March Music Modern

Bob Priest, creator of March Music Moderne, is a heavy lifter when it comes to creating musical events. Photo by Chris Leck

One doesn’t often get the chance to meet a genuine impresario. Merriam-Webster’s dictionary defines impresario as 1) the promoter, manager or conductor of an opera or concert company and 2) a person who puts on or sponsors an entertainment. The word comes from the Italian word impresa, “undertaking.” Both the definitions and the word origin are apt descriptions of Bob Priest, the creator of March Music Moderne, a multimedia celebration of music, visual art, film and literature. Now in its third year, March Music Moderne opens on March 7 with a concert titled “Ears Wide Open,” and ends on March 23 with a salute to Finnish composer/conductor Esa-Pekka Salonen.

Sprinkled throughout MMM’s 16-day run are several works by Jewish composers, including locals David Schiff, Art Resnick and Bonnie Miksch. The Arnica String Quartet will perform “Tenebrae,” a 2002 composition written by Argentinean-Jewish composer Osvaldo Golijov as a response to the Second Intifada, on Friday, March 15. Yasmina Reza’s short story “Lucette Moses” will be part of a concert featuring Priest’s own string quartet on March 8. Works of Polish-Jewish writer Bruno Schulz will be featured in the “Ears Wide Open” concert. In addition, the Jerusalem String Quartet will be in Portland for a unique series of concerts; they will perform all 15 of Dmitri Shostakovich’s string quartets over four different nights. In to- tal, March Music Moderne will present 32 events over 16 days, at 19 different venues scattered all over Portland.

“Our theme this year is Global Village PDX,” says Priest. “We’re also celebrating the 100th anniversary of the premiere of Igor Stravinsky’s ‘The Rite of Spring,’ by commissioning 10 composers to write a one-minute march for string trio using some aspect of ‘The Rite’ that particularly appeals to them: rhythm, instrumental colors, a particular melody. We’re call- ing it ‘The Rite to March.’” For people who may be less than enthusiastic when they hear the words “new music,” Priest has this advice: “‘New music’ is just a very loose, inappropriate and inaccurate term for an incredibly wide swath of musics … don’t let an umbrella moniker lead you to believe you’ll hear any one kind of sound. Keep that in mind. Dip a toe in and sample dif- ferent bits; I’m sure some of it will appeal to you.”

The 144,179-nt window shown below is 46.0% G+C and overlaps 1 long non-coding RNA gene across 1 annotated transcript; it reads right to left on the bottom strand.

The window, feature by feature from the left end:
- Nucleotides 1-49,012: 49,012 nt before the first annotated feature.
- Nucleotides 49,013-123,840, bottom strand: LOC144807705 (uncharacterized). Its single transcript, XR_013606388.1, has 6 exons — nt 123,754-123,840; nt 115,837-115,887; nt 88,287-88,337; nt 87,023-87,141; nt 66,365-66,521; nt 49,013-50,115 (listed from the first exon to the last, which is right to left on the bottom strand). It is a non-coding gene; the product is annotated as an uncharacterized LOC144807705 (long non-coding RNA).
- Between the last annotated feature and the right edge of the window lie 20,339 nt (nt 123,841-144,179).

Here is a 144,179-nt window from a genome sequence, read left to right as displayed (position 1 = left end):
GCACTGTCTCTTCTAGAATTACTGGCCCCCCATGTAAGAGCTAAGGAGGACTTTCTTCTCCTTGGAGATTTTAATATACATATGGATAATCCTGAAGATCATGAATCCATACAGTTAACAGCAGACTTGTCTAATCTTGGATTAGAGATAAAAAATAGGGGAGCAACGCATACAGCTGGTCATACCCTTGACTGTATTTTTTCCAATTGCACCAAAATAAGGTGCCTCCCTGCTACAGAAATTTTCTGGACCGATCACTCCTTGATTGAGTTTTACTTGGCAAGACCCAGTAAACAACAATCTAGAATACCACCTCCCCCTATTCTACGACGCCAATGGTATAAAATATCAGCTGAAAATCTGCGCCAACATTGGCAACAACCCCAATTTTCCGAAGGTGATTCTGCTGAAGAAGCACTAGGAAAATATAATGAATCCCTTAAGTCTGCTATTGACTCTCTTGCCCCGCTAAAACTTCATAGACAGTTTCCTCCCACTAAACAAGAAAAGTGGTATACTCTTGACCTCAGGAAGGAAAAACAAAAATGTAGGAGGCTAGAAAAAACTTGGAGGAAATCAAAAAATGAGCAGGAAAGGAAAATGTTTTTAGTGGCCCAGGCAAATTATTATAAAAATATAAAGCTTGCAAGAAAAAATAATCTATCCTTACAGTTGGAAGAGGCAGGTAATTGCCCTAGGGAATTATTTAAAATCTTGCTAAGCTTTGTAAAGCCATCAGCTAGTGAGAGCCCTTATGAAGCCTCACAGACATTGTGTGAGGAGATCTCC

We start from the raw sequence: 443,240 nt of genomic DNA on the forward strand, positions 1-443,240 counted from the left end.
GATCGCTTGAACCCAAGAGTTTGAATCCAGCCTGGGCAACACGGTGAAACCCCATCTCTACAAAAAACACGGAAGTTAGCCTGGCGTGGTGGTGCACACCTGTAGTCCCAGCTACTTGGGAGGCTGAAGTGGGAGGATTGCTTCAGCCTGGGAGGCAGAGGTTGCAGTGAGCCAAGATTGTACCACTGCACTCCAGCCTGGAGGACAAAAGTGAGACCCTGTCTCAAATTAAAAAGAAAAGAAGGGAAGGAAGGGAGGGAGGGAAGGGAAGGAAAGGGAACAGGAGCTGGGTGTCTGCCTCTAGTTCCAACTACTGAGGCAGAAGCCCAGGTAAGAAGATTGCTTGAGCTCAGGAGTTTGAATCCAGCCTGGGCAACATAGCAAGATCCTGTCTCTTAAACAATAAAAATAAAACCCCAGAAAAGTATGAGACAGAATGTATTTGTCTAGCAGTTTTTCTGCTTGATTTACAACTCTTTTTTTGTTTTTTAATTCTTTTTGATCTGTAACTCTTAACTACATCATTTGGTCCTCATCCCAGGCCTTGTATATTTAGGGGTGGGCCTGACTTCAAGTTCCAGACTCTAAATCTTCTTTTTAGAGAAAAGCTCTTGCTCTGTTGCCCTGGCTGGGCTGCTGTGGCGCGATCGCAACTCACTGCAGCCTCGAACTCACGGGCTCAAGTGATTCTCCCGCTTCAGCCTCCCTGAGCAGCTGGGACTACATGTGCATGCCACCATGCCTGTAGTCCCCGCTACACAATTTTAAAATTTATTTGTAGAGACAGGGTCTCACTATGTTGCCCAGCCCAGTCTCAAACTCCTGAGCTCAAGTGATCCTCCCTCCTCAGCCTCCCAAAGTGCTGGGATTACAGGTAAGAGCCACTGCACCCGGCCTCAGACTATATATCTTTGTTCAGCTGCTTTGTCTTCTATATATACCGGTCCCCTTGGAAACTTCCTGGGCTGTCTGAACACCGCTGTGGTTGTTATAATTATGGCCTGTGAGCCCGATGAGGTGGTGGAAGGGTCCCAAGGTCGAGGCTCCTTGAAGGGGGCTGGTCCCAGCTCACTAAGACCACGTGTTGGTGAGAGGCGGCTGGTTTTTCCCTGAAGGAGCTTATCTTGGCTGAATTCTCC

March Music Moderne isn’t Priest’s first venture into impresario-dom. A composer himself, Priest has been immersed in 20th- and 21st-century music for most of his life, first as a rock guitarist and later as a composer, lover and champion of new music. “My Jewish grandmother was an opera singer in Vienna, and even though she took me to some of her vocal coaching sessions, I didn’t get interested in classical music until I was 16,” Priest recalls. “A friend loaned me recordings of Debussy’s ‘Prelude to the Afternoon of a Faun’ and Liszt’s ‘Les Préludes.’ We listened to them when we were high, and I dis- covered a totally saturated sound world, very similar in essence, if not style, to what I experienced when I listened to The Beatles’ ‘Sgt. Pepper’s Lonely Hearts Club Band.’ From then on, I was hooked.”

Priest’s first experience with contemporary music festivals came while he was a Fulbright scholar in Warsaw in the early 1980s, studying composition with renowned Polish composer Witold Lutosławski. While in Warsaw, Priest attended Warsaw Autumn, a contemporary music festival. After Priest returned from Poland, in 1985, he settled in Seattle. “I saw the vitality of the music scene in Seattle and decided to establish my own music festival, inspired by Warsaw Autumn. I wanted to present what I felt were the important new works of our time, with an international outlook and international scope.” In 1988, Priest launched Seattle Spring, a festival of new music and world arts, which ran from 1988 to 1992. From the outset, Priest’s vision for his festivals has always embraced the widest possible scope. “I’m interested in all forms of culture. My concerts combine music with theater, film and lighting; I’ve even used perfume in some productions. I like to create multi-sensory experiences.”

For more information, or to see a complete schedule of March Music Moderne events, go to
Elizabeth Schwartz is the annotator for the Oregon Symphony, a co-host of the Yiddish Hour on 90.7 FM KBOO Community Radio and a freelance writer living in Portland.


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